#WeAreHere: Solidarity for #2030NOW

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John Sapida is a 2014 UNA-USA Social Good Summit Blogger Fellow. 

Yesterday, UN Women launched the “He for She” Campaign.  This campaign aims to create solidarity between men and women to speak out against inequality and speak out for the cooperation in the struggle for global gender equality.

What is solidarity and why should we care?

Solidarity suggests a certain degree of camaraderie that becomes the glue that holds an effective relationship between human beings with the same intrinsic dignity, freedom, and goals.  Solidarity is also a foundation of our work towards a more peaceful and just society. Solidarity can be simply defined as the unified commitment or agreement over common interests.

Around the world people are mobilizing in solidarity over a common interest in issues such as violence, climate change, migrant’s rights, women’s rights, and poverty. However, those who are affected by these issues should not be the only ones to act because these issues are human rights issues. An Athenian jurist, Solon, once said, “Justice will not come until those who are not hurt feel just as indignant as those who are.”

Here at the Social Good Summit, we are also in solidarity over common interests. This interest, amongst many other things, is social good and assessing what we want to see in our future. The hashtag, #2030NOW, is more than just a hashtag that shows what people are talking about, #2030NOW shows the mobilization of a community doing great work to put global issues in the forefront of the global agenda.

We are here to learn about these important issues, but we are also here to mobilize and analyze what we can do to contribute to the development of a more sustainable and peaceful future with the help of technology. We must also think about being in solidarity with those who may not have access to this technology and how we can bring these advancements to them.

Social media is a tool which we use to do this, but it is also important to accompany our work online with work offline. By doing so, not only are we in solidarity with those reading and following our tweets, those who are participating in Social Good Summits in other countries, but even to those who may never know what a Social Good Summit is. How can we bring what we “like” and “share” or “favorite” and “retweet” into something that we DO or ACT upon?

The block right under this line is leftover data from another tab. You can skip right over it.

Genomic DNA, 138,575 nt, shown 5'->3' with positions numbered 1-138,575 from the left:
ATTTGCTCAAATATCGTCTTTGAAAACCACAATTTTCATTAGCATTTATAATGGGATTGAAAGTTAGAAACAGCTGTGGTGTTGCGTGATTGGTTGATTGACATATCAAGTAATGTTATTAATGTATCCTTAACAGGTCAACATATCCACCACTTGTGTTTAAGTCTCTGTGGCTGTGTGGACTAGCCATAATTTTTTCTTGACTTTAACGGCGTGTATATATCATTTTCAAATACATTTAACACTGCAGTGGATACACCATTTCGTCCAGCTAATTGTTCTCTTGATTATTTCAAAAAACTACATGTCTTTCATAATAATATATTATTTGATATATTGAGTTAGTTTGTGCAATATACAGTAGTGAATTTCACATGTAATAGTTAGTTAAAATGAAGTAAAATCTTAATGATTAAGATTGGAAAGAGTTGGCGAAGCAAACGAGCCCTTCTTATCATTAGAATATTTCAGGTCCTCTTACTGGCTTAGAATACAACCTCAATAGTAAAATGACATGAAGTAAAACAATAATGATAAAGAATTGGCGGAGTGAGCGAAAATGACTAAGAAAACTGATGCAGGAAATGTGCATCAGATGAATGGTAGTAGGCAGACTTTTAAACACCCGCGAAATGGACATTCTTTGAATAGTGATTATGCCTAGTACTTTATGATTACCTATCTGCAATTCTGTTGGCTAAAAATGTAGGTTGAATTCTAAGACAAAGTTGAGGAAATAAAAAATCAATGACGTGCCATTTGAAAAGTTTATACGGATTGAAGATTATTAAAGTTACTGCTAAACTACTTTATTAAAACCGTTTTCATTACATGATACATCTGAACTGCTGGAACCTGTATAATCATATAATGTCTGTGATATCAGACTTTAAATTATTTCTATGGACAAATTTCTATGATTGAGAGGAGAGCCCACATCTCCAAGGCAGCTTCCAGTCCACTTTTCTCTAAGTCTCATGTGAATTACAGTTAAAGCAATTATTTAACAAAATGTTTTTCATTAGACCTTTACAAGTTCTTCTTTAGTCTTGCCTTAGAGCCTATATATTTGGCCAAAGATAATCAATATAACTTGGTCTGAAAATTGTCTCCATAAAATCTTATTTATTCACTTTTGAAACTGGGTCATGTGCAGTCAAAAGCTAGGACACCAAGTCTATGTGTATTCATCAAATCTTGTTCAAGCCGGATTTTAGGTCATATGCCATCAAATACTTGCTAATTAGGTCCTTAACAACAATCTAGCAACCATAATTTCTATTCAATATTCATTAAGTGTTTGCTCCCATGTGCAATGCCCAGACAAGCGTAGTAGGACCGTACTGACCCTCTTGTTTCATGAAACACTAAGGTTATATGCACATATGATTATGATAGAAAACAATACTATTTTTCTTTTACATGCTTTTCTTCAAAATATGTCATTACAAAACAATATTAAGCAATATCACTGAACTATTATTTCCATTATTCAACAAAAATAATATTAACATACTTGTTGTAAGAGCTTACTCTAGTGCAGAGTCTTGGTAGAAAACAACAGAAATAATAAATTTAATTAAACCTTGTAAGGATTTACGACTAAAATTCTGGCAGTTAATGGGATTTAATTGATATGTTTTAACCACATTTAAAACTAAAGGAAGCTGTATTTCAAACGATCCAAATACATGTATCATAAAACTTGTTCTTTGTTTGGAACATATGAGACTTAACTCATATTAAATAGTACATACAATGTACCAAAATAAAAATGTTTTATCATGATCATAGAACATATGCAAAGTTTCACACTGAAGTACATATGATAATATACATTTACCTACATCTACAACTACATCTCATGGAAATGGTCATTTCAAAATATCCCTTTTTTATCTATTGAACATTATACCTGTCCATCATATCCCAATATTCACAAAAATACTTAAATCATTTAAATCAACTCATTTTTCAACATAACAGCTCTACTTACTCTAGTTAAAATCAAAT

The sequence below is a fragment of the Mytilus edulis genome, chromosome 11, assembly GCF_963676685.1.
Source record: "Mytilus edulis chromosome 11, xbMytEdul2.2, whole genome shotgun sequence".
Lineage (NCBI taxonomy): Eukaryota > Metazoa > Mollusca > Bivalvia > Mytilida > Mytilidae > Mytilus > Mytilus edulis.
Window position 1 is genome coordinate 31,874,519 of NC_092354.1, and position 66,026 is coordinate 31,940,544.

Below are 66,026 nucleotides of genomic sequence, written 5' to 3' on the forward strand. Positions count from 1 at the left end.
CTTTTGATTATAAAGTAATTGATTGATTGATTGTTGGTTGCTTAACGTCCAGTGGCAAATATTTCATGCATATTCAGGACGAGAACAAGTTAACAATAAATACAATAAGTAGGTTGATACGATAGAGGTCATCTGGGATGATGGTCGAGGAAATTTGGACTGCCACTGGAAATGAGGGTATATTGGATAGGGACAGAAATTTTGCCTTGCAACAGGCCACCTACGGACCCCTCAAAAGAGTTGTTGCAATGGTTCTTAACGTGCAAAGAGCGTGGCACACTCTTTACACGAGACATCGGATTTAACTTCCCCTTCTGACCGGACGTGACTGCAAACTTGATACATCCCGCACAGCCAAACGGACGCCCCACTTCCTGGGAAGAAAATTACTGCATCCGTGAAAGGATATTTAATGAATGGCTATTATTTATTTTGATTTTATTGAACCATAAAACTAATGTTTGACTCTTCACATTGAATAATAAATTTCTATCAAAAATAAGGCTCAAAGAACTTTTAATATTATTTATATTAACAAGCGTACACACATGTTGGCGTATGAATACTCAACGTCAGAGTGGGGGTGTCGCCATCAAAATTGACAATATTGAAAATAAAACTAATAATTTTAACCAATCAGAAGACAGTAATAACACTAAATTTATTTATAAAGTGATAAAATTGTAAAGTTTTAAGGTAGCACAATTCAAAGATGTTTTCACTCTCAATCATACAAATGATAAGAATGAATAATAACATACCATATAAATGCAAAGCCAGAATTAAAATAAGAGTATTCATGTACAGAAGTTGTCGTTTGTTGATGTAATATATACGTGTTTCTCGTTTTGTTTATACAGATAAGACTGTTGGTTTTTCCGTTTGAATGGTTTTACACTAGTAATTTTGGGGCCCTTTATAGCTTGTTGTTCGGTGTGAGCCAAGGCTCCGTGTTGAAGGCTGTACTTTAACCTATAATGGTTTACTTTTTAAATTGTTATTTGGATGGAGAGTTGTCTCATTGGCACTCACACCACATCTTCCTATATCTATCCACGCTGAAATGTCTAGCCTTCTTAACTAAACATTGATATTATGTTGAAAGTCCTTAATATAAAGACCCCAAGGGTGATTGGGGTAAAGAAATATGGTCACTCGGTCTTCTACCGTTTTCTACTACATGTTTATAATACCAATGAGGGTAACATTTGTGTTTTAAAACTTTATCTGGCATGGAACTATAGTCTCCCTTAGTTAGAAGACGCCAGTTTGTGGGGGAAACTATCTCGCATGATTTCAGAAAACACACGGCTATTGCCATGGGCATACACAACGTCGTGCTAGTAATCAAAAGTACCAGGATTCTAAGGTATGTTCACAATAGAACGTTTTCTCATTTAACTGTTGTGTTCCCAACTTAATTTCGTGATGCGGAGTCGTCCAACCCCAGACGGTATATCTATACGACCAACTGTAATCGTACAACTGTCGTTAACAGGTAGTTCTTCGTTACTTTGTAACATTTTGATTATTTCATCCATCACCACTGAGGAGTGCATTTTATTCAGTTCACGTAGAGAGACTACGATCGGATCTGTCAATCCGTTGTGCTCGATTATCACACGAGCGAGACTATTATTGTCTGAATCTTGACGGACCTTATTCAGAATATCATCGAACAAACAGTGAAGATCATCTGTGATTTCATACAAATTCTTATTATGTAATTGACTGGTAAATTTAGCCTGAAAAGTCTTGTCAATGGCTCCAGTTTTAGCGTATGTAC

There are many answers to this. We can join and take up leadership positions at local organizations, collaborate and share ideas with others into creating programs to spread awareness, we can give our time and support to those already working in the field, contact our state and local leaders to take action and etc. There is no one way or right way to do such things. Each way will be unique. What they all have in common is an action towards progress.

Try to take something you are passionate about and something that inspires you and brainstorm ideas about what you can do to either spread awareness or spark more action. Solidarity knows no borders. Be creative, be attentive, and be open to evaluate your ideas.

Alicia Keys’ song, “We are Here” demonstrates the potential power of solidarity. “We are Here” address some of the global issues that is happening around us, but more importantly, it tells us that we are all here with the potential to do something to address these issues.  

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She says,

“We are here. We are here for all of us. That’s why we are here”

Remember that you are never alone in your pursuit of common good. Seek out to those with common interests and create a spark that turns skeptics into believers and believers in doers and so on. We are here to help each other. We are here to support each other. We are here to encourage others. We are here to act. We are here to ensure a better 2030 now.

How about you? How would you fill in the blank?

WE ARE HERE FOR _______________________________.

Watch and be inspired by Alicia Key’s Music Video for “We are Here” at: http://www.youtube.com/watch?v=HrKmDgk8Edg

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